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Re: [fluid-dev] Some Questions About FluidSynth MIDI Player

From: Josh Green
Subject: Re: [fluid-dev] Some Questions About FluidSynth MIDI Player
Date: Tue, 30 Sep 2008 10:10:01 -0700

Hello Peter,

I just wanted to make sure you are aware of some of the implications of
using software under the LGPL, like FluidSynth, in a commercial
application.  Since some of these things are overlooked at times.  The
LGPL allows commercial applications to link to it as a shared library.
However, including code directly from FluidSynth in a commercial
application which is distributed, is not permitted (unless the program
itself is made LGPL).  You could modify FluidSynth and link it with your
program, but any changes you make to FluidSynth would need to be
released back to the community, if you distribute it.  One of the things
that is often overlooked by companies (I myself have done a lot of
commercial projects utilizing open source software), is that even if no
modifications are made to an LGPL or GPL program, the source code for
those programs must still be made available to anyone who may ask for
it.  All these clauses are active only upon distribution of the
software.  If it is never distributed (used internally only) then none
of those clauses apply.

At any rate, perhaps you are already aware of those, just wanted to make
sure.  The LGPL may still work for you in your case.

Best regards,

On Tue, 2008-09-30 at 23:29 +1000, Zegelin Peter wrote:
> Thanks for your reply Julien,
>       I've had a bit of a look at Timidity but unfortunately it is GPL and  
> can't be used in a commercial app. I've had a bit of a closer look at  
> the fluidsynth midi player and it looks like it will require quite a  
> bit of modification to work how I need it. I may end up just using the  
> timer part (which is probably the hardest part to get right) and synth  
> pieces and building my own player.
> On 30/09/2008, at 7:30 PM, Julien Claassen wrote:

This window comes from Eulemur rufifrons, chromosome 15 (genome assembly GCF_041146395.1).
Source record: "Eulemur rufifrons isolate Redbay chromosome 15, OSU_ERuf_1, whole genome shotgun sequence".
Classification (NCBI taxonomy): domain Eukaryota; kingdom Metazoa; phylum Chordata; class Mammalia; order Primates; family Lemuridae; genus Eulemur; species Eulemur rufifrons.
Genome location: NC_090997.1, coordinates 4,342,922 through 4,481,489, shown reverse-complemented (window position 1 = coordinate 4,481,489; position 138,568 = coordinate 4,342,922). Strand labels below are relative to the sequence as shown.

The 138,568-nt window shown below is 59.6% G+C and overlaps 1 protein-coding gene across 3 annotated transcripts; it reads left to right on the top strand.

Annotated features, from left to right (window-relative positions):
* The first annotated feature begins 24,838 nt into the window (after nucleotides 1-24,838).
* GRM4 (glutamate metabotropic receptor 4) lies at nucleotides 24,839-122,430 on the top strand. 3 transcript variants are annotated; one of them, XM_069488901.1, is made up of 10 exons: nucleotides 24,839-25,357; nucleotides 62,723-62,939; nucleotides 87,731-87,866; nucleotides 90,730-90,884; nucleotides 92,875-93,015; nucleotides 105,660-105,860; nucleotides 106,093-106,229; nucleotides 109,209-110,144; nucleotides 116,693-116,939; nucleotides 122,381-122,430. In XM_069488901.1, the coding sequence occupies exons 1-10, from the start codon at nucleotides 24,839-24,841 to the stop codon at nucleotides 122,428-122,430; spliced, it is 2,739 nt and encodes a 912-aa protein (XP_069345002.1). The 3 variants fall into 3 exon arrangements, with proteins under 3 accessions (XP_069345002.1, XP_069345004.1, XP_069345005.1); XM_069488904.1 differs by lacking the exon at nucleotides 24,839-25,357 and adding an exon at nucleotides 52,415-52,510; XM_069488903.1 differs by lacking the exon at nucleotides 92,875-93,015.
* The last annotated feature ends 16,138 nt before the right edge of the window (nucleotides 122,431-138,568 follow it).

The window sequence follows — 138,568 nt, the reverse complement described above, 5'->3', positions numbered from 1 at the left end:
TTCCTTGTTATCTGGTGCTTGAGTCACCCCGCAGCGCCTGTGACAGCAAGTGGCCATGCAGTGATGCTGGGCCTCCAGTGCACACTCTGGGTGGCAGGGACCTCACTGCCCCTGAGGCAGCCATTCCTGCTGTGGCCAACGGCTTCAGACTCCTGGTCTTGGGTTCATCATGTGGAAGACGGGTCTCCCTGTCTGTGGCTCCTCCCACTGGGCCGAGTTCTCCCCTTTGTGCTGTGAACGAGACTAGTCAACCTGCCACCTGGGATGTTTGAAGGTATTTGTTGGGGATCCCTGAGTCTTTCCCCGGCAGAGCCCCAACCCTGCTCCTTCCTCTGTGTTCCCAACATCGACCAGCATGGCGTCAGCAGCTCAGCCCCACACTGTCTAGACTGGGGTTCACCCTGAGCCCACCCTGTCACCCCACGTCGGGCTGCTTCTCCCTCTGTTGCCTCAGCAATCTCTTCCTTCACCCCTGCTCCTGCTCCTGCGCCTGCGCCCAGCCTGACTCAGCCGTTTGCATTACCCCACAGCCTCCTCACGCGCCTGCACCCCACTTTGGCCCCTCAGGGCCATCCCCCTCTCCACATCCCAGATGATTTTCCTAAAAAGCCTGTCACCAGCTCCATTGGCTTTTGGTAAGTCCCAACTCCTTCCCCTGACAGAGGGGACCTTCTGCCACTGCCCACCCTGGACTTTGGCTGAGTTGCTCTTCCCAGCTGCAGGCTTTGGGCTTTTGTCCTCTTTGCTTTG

> > Hi!
> >  I don't know too much about fluidsynth's inner workings. But this:  
> > fluidsynth is mainly intended for live playing or simple midifile  
> > playback. Surely you could fool around, if you know bit about  
> > programming and MIDI, but I'm not sure, if that's what you want.
> >  I have - on more than one occasion - noticed, that fluidsynth's  
> > MIDI-file-player is very CPU-hungry. The crackle and stutter.
> >  If you need a good midifile-player, take a look at timidity. It can  
> > also play soundfonts, but in addition GUS-patches (its original  
> > format), it can pass midi thourhg to another MIDI output, it sets  
> > controllers correctly, you can start/stop rewind/forward. It also  
> > supports JACK, ALSA and a few other audio outputs. I think that  
> > timidity should work with OSX, I've definitely heard of Linux, other  
> > Unices and windows. Well OSX is a kind of Unix today.
> >  Drawback is: I think timidity's builtin reverb is not as nice as  
> > fluidstynth's. But you can turn it off.
> >  I hope it helps, although it answers in a completely different  
> > direction.
> >  Kindest regards
> >           Julien
> >
> > --------
> > Music was my first love and it will be my last (John Miles)
> >
> > ======== FIND MY WEB-PROJECT AT: ========
> > http://ltsb.sourceforge.net
> > the Linux TextBased Studio guide
> > ======= AND MY PERSONAL PAGES AT: =======
> > http://www.juliencoder.de
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